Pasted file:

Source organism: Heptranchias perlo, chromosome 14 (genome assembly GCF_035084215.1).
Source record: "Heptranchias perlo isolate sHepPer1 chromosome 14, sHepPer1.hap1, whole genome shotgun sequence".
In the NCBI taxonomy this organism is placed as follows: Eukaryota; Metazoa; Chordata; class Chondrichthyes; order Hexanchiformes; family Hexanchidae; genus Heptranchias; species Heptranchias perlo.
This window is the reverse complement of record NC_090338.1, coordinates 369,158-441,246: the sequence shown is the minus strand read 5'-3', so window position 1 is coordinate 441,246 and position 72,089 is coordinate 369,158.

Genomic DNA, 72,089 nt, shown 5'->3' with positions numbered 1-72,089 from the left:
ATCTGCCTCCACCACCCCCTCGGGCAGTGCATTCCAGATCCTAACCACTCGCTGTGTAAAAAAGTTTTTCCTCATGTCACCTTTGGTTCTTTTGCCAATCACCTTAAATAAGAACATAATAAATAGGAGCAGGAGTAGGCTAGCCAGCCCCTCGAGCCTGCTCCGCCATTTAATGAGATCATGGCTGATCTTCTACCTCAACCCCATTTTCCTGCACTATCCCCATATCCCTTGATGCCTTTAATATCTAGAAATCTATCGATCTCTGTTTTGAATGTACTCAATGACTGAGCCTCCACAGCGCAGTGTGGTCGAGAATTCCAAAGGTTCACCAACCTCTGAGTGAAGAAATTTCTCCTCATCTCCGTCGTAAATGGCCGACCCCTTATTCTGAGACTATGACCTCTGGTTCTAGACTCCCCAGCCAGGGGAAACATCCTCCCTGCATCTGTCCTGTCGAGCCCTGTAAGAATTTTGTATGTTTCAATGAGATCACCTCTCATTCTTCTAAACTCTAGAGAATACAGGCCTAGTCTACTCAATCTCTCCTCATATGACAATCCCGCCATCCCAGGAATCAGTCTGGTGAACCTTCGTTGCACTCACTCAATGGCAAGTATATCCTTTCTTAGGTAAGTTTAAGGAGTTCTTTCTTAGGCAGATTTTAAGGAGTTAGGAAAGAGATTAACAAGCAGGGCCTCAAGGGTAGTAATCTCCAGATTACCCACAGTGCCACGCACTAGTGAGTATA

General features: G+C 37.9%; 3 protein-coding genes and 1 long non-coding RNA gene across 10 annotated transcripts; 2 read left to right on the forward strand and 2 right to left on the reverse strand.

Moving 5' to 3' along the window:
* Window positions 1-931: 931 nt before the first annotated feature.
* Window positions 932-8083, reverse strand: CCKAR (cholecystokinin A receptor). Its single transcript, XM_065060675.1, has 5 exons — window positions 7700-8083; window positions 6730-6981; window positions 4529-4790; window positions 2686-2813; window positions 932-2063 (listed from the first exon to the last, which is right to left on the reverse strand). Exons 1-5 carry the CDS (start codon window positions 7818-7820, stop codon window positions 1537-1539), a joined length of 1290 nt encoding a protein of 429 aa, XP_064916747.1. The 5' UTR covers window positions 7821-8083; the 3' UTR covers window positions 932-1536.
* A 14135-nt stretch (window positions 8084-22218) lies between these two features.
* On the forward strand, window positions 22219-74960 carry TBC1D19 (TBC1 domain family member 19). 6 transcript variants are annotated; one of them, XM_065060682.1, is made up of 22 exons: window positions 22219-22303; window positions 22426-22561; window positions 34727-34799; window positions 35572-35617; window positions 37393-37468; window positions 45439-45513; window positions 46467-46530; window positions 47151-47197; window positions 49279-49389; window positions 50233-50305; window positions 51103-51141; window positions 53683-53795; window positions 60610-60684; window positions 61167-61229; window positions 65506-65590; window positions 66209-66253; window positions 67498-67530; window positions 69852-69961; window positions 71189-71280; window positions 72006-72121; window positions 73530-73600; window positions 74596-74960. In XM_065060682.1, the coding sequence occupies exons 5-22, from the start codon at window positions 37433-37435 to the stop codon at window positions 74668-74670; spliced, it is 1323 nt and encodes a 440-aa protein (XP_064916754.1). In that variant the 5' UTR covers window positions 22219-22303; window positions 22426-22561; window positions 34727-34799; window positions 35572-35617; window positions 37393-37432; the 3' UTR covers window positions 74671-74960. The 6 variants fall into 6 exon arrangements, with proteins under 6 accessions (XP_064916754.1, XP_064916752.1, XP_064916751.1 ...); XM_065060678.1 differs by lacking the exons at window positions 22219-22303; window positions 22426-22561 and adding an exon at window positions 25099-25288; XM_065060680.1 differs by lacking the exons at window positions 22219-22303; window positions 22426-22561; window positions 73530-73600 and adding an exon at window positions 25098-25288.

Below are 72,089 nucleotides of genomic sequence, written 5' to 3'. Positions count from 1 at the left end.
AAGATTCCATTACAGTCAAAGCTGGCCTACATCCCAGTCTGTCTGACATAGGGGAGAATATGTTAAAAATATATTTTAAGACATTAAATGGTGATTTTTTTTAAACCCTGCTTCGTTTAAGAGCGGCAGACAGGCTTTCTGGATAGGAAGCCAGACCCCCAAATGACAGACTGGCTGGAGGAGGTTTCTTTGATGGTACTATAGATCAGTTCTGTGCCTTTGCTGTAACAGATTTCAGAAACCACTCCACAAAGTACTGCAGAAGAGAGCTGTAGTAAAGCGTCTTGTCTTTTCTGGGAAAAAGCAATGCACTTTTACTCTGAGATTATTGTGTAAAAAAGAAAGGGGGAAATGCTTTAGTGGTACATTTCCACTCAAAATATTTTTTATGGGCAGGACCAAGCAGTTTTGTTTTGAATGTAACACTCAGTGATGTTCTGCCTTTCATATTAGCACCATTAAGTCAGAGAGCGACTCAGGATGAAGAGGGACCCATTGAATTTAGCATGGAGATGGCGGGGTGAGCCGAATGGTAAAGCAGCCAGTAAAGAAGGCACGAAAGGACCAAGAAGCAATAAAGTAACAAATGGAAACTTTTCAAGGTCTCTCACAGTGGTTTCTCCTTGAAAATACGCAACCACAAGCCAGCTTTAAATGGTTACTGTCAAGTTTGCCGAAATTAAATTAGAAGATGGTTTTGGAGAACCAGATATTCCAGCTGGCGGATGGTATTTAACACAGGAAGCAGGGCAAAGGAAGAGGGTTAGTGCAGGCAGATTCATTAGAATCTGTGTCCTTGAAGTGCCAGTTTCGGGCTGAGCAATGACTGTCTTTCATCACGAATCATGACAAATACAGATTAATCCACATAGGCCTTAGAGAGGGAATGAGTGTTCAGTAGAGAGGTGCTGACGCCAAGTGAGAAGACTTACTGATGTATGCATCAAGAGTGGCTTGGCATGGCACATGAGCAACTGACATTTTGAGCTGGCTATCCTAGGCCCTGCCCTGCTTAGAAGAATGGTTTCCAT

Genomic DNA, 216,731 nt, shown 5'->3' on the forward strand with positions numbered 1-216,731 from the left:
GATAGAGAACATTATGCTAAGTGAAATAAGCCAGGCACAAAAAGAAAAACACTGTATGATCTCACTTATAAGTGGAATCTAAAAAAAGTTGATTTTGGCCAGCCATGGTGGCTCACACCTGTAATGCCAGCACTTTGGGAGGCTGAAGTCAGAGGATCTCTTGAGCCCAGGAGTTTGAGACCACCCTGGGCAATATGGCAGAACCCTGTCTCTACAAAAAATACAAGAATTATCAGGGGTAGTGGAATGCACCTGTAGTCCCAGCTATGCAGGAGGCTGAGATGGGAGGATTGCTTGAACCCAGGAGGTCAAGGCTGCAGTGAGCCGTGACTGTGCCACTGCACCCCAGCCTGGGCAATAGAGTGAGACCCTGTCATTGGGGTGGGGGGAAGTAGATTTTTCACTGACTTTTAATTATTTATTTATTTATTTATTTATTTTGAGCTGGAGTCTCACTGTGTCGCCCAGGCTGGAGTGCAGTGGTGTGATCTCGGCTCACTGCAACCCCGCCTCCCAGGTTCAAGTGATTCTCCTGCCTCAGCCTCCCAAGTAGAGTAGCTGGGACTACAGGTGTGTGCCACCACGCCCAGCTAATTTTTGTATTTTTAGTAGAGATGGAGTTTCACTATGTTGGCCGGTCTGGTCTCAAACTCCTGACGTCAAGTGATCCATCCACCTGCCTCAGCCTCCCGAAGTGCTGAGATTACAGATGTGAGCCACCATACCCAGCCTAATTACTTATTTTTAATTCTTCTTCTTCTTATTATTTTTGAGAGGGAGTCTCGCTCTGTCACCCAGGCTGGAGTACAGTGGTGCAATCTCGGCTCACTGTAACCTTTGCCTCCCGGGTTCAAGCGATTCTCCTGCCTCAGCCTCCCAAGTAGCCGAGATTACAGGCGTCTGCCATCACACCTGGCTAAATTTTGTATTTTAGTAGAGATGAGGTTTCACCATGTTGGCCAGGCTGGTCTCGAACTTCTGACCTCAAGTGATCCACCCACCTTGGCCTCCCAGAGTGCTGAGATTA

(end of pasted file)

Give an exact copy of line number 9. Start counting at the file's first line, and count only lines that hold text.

* Window positions 1-931: 931 nt before the first annotated feature.